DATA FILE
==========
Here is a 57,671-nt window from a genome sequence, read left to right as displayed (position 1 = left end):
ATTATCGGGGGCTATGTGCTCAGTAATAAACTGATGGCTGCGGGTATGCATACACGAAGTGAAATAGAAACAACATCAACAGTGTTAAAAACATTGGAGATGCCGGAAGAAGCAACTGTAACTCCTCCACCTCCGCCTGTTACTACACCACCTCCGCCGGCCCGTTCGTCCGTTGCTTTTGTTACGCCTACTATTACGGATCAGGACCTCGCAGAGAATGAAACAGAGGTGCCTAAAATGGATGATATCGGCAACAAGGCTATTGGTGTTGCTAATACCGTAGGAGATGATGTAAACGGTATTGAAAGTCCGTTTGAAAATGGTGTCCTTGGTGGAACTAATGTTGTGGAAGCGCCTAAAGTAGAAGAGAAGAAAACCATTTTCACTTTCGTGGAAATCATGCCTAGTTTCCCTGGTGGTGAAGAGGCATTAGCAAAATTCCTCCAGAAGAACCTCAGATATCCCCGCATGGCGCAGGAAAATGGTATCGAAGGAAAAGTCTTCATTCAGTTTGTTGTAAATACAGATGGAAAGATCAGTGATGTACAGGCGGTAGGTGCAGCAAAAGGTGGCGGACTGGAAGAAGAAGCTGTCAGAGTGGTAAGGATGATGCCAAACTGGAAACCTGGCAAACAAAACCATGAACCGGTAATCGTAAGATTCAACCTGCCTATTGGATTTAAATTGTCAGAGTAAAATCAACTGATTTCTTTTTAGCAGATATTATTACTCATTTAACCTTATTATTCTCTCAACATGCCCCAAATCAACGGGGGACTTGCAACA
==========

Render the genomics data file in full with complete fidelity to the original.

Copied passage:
Here is a 57,671-nt window from a genome sequence, read left to right as displayed (position 1 = left end):
ATTATCGGGGGCTATGTGCTCAGTAATAAACTGATGGCTGCGGGTATGCATACACGAAGTGAAATAGAAACAACATCAACAGTGTTAAAAACATTGGAGATGCCGGAAGAAGCAACTGTAACTCCTCCACCTCCGCCTGTTACTACACCACCTCCGCCGGCCCGTTCGTCCGTTGCTTTTGTTACGCCTACTATTACGGATCAGGACCTCGCAGAGAATGAAACAGAGGTGCCTAAAATGGATGATATCGGCAACAAGGCTATTGGTGTTGCTAATACCGTAGGAGATGATGTAAACGGTATTGAAAGTCCGTTTGAAAATGGTGTCCTTGGTGGAACTAATGTTGTGGAAGCGCCTAAAGTAGAAGAGAAGAAAACCATTTTCACTTTCGTGGAAATCATGCCTAGTTTCCCTGGTGGTGAAGAGGCATTAGCAAAATTCCTCCAGAAGAACCTCAGATATCCCCGCATGGCGCAGGAAAATGGTATCGAAGGAAAAGTCTTCATTCAGTTTGTTGTAAATACAGATGGAAAGATCAGTGATGTACAGGCGGTAGGTGCAGCAAAAGGTGGCGGACTGGAAGAAGAAGCTGTCAGAGTGGTAAGGATGATGCCAAACTGGAAACCTGGCAAACAAAACCATGAACCGGTAATCGTAAGATTCAACCTGCCTATTGGATTTAAATTGTCAGAGTAAAATCAACTGATTTCTTTTTAGCAGATATTATTACTCATTTAACCTTATTATTCTCTCAACATGCCCCAAATCAACGGGGGACTTGCAACA